The representation of women in Serbian painting during the first half of the 20th century is integrated into the criteria or symptoms of social reality. The real role and status of women in the society is shaped by standards of public morality; they are excluded from all major happenings. The policy of representation is defined through the picture of social stereotypes about male and female interests, objects, rules of behavior, professions and rituals. The places in which women are represented strongly emphasize isolation and preoccupation with “desirable activities.” Like personal records, these works of art describe the atmosphere without questioning it. A critical stance is replaced by a melancholic and meditative attitude and an obvious ambivalent experience of reality. These scenes are not shaped, or at least not exclusively, by the look of the creator, but primarily the social framework and its characteristic gender policy of viewing. Their marked unpretentiousness makes them a sort of chronicle of the epoch.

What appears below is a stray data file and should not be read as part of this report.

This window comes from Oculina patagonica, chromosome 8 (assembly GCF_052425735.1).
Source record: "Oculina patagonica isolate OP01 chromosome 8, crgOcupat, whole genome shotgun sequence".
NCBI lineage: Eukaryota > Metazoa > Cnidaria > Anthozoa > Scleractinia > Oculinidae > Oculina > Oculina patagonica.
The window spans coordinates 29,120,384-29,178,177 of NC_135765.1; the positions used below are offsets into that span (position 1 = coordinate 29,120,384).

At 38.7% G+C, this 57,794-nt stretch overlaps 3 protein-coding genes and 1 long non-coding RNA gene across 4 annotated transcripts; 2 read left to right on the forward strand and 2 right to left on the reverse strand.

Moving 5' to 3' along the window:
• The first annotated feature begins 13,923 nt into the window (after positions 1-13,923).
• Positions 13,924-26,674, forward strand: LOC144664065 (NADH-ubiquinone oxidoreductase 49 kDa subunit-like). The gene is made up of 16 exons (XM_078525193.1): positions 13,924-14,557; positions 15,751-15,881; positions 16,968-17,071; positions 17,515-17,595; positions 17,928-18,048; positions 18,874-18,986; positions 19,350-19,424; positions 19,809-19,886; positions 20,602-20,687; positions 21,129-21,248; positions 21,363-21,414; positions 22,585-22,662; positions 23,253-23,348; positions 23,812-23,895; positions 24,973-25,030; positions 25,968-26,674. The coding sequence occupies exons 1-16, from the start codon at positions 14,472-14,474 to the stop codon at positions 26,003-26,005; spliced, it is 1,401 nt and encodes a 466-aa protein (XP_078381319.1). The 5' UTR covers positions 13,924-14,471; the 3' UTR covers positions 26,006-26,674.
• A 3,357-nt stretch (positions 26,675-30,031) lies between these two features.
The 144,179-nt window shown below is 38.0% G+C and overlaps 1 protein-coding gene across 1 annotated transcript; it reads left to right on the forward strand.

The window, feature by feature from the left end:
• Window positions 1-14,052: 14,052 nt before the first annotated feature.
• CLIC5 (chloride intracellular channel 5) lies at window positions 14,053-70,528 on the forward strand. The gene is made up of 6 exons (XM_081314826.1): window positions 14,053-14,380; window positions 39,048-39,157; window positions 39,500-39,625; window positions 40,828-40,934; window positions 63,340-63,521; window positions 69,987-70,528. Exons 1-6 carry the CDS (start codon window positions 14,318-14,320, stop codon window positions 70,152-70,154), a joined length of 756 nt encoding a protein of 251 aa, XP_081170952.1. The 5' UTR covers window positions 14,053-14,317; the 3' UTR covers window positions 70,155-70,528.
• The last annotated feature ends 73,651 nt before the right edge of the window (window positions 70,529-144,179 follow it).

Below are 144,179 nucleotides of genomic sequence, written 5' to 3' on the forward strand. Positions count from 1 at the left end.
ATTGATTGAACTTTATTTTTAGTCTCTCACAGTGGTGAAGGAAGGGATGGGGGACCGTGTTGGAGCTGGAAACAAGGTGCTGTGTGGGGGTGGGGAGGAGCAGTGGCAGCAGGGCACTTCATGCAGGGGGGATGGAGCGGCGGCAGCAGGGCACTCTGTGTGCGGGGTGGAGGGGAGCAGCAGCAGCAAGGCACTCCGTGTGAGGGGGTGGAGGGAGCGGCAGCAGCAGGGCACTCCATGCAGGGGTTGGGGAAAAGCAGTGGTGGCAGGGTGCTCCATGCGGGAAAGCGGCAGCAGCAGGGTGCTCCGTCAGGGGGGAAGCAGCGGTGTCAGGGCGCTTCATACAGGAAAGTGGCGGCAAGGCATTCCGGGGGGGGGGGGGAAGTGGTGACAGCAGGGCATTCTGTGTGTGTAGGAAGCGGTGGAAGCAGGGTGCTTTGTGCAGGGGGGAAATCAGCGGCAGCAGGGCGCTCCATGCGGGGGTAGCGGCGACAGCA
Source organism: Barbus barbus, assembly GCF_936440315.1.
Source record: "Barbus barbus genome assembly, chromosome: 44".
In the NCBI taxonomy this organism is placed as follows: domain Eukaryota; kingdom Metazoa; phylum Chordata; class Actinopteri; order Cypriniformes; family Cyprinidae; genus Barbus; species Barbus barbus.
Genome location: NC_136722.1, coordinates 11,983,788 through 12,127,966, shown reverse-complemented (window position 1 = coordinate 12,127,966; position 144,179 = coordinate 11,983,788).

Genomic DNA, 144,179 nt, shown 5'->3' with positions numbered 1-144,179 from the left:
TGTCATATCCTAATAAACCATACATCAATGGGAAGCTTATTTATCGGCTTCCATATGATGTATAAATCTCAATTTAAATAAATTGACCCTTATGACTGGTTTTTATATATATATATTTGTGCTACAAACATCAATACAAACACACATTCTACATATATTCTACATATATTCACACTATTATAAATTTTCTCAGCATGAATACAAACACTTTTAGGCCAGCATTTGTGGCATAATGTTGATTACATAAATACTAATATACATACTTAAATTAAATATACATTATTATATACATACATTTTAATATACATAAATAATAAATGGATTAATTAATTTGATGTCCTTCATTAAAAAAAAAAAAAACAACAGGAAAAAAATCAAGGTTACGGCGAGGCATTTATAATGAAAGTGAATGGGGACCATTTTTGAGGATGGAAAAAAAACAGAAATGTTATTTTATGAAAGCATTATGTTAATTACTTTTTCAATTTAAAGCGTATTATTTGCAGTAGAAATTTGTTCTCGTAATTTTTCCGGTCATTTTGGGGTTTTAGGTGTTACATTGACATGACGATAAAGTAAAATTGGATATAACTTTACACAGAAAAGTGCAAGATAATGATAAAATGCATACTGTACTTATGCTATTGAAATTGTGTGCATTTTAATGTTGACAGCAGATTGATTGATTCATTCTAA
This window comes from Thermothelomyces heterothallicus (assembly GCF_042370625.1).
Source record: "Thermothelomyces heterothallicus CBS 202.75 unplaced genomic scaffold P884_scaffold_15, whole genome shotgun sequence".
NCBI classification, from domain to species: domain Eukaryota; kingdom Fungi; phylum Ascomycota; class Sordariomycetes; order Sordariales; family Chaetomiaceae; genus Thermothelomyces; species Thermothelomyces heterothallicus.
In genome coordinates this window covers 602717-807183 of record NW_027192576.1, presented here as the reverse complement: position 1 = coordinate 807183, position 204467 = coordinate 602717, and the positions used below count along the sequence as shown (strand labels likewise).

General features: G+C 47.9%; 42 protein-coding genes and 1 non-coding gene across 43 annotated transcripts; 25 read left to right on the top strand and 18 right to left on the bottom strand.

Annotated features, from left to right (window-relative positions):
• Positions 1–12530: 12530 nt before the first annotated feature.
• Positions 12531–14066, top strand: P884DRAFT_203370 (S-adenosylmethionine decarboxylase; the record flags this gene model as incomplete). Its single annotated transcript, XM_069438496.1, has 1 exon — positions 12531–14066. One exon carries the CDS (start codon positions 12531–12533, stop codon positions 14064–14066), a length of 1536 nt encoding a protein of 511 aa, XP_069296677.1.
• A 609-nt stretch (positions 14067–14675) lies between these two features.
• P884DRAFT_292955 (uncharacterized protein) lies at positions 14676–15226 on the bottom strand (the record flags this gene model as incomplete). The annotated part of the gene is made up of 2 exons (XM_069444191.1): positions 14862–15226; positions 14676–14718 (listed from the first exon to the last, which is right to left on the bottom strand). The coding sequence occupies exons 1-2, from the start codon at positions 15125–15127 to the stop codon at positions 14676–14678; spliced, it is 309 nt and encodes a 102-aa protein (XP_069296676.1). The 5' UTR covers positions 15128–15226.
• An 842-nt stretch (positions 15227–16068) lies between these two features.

Simona Čupić is Professor at the Department of Art History, University of Belgrade, Serbia. Her fields of research and teaching include modern art in the U.S. and Europe, with a focus on art and popular culture. She is the author of Bourgeois Modernism and Popular Culture: Episodes of the Fashionable, Faddish and Modern (1918-1941) (2011), and Themes and Ideas of Modernity: Serbian Painting 1900-1941 (2008), among others. Simona Čupić is a visiting scholar at the Art History Department, UC Berkeley (2018-19). She was previously a visiting scholar at UC Berkeley in 2012-13. She is executive editor of the Journal of the Modern Art History Department (Faculty of Philosophy, University of Belgrade). Simona Čupić ‘s research has been supported by grants and fellowships from the Harry Ransom Center, The University of Texas at Austin, Sasakawa Tokyo Foundation, and Ministry of Education, Science and Technological Development (RS). She has won two awards from the Association of Historians of Serbian Art for the best Exhibition (2008 and 2011).